A working group of the International Agency for Research on Cancer, the cancer agency of the World Health Organization, has “classified occupational exposure as a firefighter as a human carcinogen”. Part of the reason is the toxic gases that firefighters are exposed to.
Wildland firefighters working on a plant fire cannot wear the traditional self-containing respirator used by construction firefighters. It is very bulky and heavy and only lasts 10-30 minutes.
In an effort to provide less carcinogenic air to prairie firefighters, the Department of Homeland Security’s Directorate of Science and Technology is developing a respirator capable of eliminating airborne hazards present in a prairie firefighting operating environment. They are working with the International Firefighters Association, the National Fire Protection Association, the International Association of Fire Chiefs, the US Forest Service, and local Colorado fire departments to develop and test the Wildland Firefighter’s Respirator (WFR). It contains a HEPA filter unit that removes very fine particles, and a carbon sorbent to remove toxic gases. The team is investigating prairie firefighter-approved designs such as the Radio Carrier and the hip-mounted units pictured below.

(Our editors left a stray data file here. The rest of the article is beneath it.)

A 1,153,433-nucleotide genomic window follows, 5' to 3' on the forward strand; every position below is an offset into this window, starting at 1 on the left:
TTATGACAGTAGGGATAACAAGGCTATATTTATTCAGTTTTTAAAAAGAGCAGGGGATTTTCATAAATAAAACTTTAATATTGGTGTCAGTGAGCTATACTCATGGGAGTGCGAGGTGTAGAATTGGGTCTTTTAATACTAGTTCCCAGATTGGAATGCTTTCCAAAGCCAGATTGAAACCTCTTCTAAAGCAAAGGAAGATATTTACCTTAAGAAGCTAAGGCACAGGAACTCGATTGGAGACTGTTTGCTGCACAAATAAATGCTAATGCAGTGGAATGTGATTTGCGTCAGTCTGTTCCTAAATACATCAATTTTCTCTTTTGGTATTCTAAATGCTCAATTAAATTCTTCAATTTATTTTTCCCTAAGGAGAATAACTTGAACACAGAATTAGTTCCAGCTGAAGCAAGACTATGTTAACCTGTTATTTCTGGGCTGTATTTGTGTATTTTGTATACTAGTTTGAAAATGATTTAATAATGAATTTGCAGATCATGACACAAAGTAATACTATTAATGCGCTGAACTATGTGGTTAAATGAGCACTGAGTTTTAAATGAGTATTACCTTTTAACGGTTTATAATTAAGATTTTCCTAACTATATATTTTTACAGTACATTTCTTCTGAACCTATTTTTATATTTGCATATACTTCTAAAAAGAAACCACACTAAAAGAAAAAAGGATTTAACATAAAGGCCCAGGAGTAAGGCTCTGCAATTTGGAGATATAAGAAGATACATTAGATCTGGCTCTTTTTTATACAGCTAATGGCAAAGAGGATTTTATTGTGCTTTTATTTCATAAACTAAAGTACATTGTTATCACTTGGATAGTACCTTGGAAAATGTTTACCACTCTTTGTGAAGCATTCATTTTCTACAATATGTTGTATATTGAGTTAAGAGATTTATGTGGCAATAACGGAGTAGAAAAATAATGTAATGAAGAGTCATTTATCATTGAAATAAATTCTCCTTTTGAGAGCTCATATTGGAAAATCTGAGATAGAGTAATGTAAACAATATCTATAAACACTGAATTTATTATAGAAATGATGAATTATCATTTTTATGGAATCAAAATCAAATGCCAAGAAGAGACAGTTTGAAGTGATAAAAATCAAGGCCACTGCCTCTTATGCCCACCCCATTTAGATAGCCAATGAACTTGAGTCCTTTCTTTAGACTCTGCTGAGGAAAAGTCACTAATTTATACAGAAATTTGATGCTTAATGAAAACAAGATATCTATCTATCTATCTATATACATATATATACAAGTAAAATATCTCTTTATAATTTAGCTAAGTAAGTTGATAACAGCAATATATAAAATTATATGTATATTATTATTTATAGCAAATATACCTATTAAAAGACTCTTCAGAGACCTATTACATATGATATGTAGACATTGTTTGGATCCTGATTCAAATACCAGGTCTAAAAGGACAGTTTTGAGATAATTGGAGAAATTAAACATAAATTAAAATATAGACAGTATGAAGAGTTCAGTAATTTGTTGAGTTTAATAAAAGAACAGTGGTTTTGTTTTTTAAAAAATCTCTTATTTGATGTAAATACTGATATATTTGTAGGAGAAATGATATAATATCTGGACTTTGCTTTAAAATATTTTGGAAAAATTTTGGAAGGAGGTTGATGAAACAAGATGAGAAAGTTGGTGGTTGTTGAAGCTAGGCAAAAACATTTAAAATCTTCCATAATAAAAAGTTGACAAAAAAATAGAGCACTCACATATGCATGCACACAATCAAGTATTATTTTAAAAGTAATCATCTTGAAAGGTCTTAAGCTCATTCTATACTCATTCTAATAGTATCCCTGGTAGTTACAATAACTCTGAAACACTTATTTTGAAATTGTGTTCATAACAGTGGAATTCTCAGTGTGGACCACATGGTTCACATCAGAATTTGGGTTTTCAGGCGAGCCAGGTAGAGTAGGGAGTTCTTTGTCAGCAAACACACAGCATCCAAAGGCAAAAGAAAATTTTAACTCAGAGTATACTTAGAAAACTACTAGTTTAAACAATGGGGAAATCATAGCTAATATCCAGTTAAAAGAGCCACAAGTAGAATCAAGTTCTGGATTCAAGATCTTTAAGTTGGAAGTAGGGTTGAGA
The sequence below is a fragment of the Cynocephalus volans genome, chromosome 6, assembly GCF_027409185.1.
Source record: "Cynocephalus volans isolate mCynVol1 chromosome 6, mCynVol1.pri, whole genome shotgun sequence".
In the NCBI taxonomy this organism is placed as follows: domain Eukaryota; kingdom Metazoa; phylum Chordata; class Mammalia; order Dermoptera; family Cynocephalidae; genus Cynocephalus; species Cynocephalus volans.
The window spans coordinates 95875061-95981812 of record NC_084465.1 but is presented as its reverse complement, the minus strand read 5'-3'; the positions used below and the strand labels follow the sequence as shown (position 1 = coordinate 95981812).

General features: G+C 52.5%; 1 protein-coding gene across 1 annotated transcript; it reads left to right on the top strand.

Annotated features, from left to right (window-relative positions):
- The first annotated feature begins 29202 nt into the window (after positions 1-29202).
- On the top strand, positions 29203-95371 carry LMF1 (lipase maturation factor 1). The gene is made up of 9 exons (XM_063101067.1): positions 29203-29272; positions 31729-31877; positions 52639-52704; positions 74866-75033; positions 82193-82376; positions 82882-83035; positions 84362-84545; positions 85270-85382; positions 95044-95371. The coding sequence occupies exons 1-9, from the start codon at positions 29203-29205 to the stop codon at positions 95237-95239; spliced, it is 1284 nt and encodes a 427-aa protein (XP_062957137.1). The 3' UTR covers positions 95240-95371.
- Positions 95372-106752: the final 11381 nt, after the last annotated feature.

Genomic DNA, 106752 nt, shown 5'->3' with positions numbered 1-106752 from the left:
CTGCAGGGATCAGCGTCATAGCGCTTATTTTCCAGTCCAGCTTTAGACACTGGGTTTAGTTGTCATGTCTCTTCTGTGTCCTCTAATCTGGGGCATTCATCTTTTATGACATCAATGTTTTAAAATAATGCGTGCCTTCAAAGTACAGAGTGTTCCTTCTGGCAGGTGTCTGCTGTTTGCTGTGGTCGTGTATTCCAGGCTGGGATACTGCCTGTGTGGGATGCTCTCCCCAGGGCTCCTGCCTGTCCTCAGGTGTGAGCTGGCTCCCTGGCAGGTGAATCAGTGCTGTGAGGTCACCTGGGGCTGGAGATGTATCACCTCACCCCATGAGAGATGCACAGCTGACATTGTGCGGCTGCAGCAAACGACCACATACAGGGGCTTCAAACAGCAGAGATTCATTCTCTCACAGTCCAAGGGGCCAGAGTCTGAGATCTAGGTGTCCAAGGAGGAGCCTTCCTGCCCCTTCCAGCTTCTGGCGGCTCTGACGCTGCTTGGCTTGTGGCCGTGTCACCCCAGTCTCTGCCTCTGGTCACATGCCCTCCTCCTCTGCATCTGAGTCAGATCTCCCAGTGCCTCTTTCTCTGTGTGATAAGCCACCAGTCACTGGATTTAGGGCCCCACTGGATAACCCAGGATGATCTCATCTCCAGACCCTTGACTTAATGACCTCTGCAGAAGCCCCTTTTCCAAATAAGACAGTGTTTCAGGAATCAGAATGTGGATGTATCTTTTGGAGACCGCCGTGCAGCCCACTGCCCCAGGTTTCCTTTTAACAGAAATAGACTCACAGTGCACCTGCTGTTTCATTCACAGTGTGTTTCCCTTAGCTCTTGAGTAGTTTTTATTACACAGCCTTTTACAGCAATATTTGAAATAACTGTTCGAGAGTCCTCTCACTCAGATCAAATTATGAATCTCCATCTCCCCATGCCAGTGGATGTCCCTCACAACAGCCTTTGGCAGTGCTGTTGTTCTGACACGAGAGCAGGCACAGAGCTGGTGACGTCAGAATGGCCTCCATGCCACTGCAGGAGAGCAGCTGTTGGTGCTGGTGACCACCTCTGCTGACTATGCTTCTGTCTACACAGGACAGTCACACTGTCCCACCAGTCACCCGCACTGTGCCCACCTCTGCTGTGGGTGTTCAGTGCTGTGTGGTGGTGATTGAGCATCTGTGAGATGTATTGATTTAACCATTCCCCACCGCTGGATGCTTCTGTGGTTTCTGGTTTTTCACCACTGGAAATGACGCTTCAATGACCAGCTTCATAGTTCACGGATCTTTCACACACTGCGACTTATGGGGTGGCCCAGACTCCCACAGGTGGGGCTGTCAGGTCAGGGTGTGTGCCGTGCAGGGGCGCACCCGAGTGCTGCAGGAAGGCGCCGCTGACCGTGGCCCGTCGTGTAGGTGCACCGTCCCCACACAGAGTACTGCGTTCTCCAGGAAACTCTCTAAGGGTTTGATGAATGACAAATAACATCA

The WFR is designed around a lightweight mask that covers only the mouth and nose. It is based on filtration, designed to perform a full fit before a change is needed.
“Our system pushes clean air to firefighters using a powered blower with HEPA and carbon filters,” said Kimberly Jones Holt, S&T program manager. The system connects to the half-mask through a lightweight, flexible breathing hose to provide clean air and draw air from the bottom of the unit to prevent rain or water intrusion.
“The filters are also designed to be inexpensive and easily replaceable at $5 to $10 each,” Jones Holt continued.
It uses an electric blower to force filtered air into the mask, relying on AA batteries for power.
The Department of Homeland Security says that if wildland firefighters use respiratory protection, their careers could be significantly extended, resulting in a more educated and experienced workforce able to conduct more efficient operations, with lower medical bills and training costs.
Thanks and a tip of the hat out for Bob.